A final component of the project is technology transfer, as this research is expected to produce results and a tool useful to scientists and others working with rare species.

"In the third year of the project, we will be testing our model at Eglin Air Force Base in Florida, where flatwoods salamanders are also found," Bevelhimer said. "We expect that the methods we develop will be useful in flatwoods salamander conservation throughout the Southeast. More importantly, we are hopeful that these methods can be applied to monitoring efforts for a variety of rare species as part of the ongoing challenge faced by natural resource managers to balance resource use and resource preservation."

Oak Ridge National Laboratory is managed by UT-Battelle for the Department of Energy.

Ron Walli | EurekAlert!
Further information:

More articles from Ecology, The Environment and Conservation:

nachricht Invasive Insects Cost the World Billions Per Year
04.10.2016 | University of Adelaide

nachricht Malaysia's unique freshwater mussels in danger
27.09.2016 | The University of Nottingham Malaysia Campus

All articles from Ecology, The Environment and Conservation >>>

The most recent press releases about innovation >>>

Die letzten 5 Focus-News des innovations-reports im Überblick:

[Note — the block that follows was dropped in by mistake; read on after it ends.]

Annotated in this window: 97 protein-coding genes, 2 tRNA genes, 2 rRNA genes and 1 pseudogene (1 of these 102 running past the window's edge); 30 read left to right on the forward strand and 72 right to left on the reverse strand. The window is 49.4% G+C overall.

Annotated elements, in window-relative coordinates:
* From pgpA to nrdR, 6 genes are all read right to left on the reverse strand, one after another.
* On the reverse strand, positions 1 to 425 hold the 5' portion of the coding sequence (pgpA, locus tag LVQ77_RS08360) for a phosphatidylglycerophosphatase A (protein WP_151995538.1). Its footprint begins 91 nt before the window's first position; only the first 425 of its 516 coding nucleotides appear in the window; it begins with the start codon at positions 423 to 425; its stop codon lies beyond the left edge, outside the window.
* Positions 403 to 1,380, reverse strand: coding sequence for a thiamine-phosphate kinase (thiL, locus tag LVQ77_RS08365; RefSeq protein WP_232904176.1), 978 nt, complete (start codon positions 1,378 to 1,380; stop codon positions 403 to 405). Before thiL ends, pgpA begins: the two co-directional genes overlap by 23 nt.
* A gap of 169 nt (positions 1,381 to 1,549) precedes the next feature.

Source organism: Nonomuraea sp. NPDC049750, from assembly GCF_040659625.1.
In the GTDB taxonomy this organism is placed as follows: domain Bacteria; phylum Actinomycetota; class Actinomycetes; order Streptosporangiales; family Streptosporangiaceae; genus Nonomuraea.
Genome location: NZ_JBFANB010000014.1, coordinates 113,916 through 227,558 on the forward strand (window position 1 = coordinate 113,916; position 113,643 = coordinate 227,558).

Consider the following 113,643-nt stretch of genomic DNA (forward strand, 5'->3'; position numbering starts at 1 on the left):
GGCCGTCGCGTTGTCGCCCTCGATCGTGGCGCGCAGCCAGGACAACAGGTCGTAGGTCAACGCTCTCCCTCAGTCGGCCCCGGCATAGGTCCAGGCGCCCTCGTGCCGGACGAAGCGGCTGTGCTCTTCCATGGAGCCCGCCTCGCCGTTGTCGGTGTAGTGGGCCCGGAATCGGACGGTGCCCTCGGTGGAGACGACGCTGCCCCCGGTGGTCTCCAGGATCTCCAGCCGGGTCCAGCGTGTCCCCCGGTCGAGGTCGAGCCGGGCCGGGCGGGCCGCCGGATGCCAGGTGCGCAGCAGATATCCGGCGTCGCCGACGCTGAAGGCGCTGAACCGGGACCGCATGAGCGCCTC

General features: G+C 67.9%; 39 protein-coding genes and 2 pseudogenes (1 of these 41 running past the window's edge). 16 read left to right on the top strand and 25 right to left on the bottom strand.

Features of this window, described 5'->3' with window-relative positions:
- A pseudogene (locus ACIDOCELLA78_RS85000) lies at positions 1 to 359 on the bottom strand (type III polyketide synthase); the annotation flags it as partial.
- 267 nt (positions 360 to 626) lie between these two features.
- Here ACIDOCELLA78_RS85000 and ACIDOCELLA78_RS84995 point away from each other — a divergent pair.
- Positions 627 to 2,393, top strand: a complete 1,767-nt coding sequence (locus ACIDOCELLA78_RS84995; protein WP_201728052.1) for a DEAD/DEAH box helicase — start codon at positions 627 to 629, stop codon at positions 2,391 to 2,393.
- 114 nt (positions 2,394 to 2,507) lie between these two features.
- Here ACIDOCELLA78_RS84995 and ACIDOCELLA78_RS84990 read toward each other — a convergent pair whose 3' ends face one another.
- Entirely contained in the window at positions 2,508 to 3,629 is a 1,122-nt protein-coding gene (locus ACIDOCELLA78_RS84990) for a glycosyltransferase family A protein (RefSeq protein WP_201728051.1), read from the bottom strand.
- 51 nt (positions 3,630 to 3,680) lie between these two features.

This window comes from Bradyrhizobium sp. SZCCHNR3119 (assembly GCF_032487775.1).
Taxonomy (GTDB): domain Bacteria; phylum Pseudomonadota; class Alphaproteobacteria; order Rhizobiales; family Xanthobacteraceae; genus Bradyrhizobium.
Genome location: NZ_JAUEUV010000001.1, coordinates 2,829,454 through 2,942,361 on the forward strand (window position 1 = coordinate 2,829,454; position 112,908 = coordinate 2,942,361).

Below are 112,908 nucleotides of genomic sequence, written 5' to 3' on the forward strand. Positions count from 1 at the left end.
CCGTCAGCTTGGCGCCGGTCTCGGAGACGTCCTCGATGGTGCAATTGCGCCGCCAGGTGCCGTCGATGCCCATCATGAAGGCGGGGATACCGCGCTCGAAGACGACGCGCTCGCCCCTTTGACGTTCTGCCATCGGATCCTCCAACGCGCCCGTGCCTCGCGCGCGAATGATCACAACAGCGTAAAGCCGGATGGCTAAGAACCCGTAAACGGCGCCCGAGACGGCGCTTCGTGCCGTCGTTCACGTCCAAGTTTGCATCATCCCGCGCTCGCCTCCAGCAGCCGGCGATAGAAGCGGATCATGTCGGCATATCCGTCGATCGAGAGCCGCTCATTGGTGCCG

Im Focus: Etching Microstructures with Lasers

Ultrafast lasers have introduced new possibilities in engraving ultrafine structures, and scientists are now also investigating how to use them to etch microstructures into thin glass. There are possible applications in analytics (lab on a chip) and especially in electronics and the consumer sector, where great interest has been shown.

This new method was born of a surprising phenomenon: irradiating glass in a particular way with an ultrafast laser has the effect of making the glass up to a...

Im Focus: Light-driven atomic rotations excite magnetic waves

Terahertz excitation of selected crystal vibrations leads to an effective magnetic field that drives coherent spin motion

Controlling functional properties by light is one of the grand goals in modern condensed matter physics and materials science. A new study now demonstrates how...

Im Focus: New 3-D wiring technique brings scalable quantum computers closer to reality